Bringing some Color to the table!
When I was younger my grandmother made eggs in jello molds for Easter, they were cute and yummy and I thought why not give them a try. I didn’t think making Jell-o eggs would terribly hard and so I set out to try.
It is important to say that you need to start with a specified egg mold or, I as I used, a plastic egg (I used jumbo) without holes in them. Those might be hard to find but without them obviously the jello mixture will run right out of the eggs.
Other things you will need are the colors of jello wanted, a mixing bowl, spoon, measuring cup and medicine syringe. If you are using a plastic egg you will need to drill a hole at the top of the egg using a drill and bit. This is NOT hard, just make sure to use a bit roughly the same size as the syringe. Wash your eggs and allow to dry, then grease lightly.
Next mix the jello using the quick set recipe and slowly use the syringe to put the jello in the closed egg. Once you have filled to the top, I wrapped a piece of tape around the middle to ensure no leakage because a few tried to leak a little, and then placed them into the refrigerator. After a couple hours they should be set.
Don’t expect to pull them out and serve right away, they will need a little time to be worked with so give yourself a few minutes. I would pull them out 15-20 minutes before you wanted to serve. Remove the tape, give a little shake and gently crack the center of the egg until it opens. Slowly pull of the top half of plastic and put on a plate.
I didn’t love the lines on the eggs, molds would be better, so I decided to cut them in half, put a little whipped cream on the center and turned them into what I now call Angeled eggs. Needless to say, my kids loved them and they were pretty easy to make. Imagine bringing both the Angeled eggs and the festive deviled eggs to a gathering at Easter, they’d be a hit!
I had some extra boxes of jello, my hubby bought me 2 boxes of each color because I forgot to specify exactly how much I would need for the above eggs, and so I thought about trying to layer the jello into the eggs like you’ve probably seen done on Pinterest in cups for a rainbow effect, but I didn’t want the same taste or look as the above eggs, so I decided to use a layer of jello mixed with whipped cream, like I had seen done before on a much bigger jello mold.
Jumbo plastic eggs, I made 12 with a little left over, 6 boxes of Jello (3 oz. and in rainbow colors), a tub of whipped topping (like cool whip), 2 microwave safe bowls, measuring cup, medicine syringe and water.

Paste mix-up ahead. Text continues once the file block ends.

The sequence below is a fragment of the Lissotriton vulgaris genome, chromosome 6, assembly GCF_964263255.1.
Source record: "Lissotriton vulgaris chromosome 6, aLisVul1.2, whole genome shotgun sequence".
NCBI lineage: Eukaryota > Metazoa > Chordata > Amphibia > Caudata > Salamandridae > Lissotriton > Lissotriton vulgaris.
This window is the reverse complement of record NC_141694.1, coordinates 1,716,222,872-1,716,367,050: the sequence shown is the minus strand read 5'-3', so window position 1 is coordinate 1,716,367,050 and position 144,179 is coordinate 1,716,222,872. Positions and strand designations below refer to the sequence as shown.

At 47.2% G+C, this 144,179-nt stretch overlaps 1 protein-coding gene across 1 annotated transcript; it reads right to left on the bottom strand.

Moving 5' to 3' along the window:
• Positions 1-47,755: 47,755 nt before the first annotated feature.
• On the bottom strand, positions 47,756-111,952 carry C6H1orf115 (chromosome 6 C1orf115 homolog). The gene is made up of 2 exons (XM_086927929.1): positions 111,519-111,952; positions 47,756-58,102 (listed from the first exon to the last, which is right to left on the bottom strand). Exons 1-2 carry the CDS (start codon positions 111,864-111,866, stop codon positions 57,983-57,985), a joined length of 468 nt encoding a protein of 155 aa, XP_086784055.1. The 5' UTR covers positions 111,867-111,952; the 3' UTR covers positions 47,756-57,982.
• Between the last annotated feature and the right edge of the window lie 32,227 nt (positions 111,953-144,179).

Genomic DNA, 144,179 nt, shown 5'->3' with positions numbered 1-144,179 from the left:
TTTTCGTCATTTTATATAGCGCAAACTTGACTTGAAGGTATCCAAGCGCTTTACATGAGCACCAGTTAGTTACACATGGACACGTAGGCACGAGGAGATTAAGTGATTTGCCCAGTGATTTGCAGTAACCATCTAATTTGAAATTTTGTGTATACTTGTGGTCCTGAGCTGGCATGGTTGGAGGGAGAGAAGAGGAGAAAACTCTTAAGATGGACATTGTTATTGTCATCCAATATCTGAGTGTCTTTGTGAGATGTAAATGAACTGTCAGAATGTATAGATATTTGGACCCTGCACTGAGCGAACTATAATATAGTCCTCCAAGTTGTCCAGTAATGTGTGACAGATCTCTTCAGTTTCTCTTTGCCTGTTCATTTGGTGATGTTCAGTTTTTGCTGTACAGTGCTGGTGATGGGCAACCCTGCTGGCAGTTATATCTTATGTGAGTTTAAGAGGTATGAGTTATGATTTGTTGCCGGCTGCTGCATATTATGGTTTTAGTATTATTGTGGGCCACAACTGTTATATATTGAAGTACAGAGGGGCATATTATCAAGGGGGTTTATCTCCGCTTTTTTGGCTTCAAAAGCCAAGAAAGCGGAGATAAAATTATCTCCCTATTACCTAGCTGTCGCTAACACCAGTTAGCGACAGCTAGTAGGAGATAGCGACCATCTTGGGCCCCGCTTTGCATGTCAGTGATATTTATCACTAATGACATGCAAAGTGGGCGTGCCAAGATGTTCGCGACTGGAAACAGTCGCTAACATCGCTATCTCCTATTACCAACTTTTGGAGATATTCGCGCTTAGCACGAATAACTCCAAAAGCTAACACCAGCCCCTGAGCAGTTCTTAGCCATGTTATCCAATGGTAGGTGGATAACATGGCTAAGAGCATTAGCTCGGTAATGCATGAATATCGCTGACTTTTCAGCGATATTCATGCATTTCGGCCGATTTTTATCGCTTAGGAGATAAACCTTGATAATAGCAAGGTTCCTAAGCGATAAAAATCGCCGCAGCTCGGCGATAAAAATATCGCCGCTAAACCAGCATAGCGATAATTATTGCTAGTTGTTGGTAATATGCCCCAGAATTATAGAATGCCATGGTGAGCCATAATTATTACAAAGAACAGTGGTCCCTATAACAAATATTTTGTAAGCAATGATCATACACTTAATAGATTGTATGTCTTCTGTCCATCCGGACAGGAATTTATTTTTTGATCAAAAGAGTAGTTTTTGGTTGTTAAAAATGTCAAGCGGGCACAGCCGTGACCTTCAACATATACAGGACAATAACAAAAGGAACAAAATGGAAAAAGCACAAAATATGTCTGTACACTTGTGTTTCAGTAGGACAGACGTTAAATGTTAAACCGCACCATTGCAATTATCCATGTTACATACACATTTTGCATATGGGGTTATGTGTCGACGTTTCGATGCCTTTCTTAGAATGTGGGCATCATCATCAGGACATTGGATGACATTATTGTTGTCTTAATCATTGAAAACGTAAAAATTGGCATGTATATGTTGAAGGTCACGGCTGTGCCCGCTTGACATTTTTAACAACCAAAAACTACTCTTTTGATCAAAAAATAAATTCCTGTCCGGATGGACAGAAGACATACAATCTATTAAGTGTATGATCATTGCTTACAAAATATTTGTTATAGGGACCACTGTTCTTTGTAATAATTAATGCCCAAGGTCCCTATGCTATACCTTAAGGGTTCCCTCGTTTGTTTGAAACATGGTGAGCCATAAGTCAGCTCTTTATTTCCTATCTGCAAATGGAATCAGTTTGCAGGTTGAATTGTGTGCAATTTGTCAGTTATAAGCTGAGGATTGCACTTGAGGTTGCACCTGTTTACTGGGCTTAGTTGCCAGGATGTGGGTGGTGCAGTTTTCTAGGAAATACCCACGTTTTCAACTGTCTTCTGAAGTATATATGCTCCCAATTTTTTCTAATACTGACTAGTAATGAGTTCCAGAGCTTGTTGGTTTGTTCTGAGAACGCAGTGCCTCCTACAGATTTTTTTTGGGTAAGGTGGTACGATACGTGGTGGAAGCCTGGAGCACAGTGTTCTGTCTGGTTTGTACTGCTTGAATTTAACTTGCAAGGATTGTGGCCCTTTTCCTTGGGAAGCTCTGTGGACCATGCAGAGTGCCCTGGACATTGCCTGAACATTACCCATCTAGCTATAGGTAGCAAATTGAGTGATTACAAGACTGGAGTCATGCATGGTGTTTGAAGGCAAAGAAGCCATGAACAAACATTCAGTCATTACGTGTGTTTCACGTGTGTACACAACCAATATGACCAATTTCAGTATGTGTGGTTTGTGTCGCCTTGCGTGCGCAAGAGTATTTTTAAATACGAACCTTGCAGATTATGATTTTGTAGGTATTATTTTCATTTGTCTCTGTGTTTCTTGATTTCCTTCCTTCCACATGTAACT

Just like above you will to use eggs that have no holes in the bottom and a hole either big enough for the syringe or use a drill to make one and make sure to wash the eggs. After the eggs are dry grease them, I used coconut oil.
In both of your microwave safe bowls pour a 1/2 cup of water, microwave each for about 1 1/2-2 minutes, separately. Carefully remove each bowl and stir in half of a 3 oz. jello packet into each bowl until dissolved. In one of your bowls add 1/3 cup of whipped topping, stirring until mixed thoroughly.
Next I took my syringe and measured out 10 ml from the portion mixed with the whipped topping and pushed it into my eggs. I put the natural jello mixture into microwave (just to sit out of the way) and put the eggs into the fridge. After about 30 minutes they were set, maybe 45 at the most and I repeated the process with the natural (non-whipped topping portion) jello mixture and placed the eggs into the fridge. I cleaned up my mess and repeated the process 5 more times with the other colors.
I actually got done late and let the last layer sit overnight, so they were super set. Like the eggs above I was very careful to remove the “mold” and had to run them under warm water, however, I still managed to only get 6 out of 12 to stay together, some turned out like the picture to the left.
I thought they were awesome and my kids did too, except, even the ones that stayed together long enough for the picture and to be plated, which was right away, for the kids to eat, started to fall apart before much eating started. This could not be plated at a gathering for long times, perhaps in the fridge, but given the time taken, I don’t think I will make them again.
It was worth the try though and maybe you might have more luck, I will stick to my Angeled eggs! For more Easter ideas click here.
Bet + fam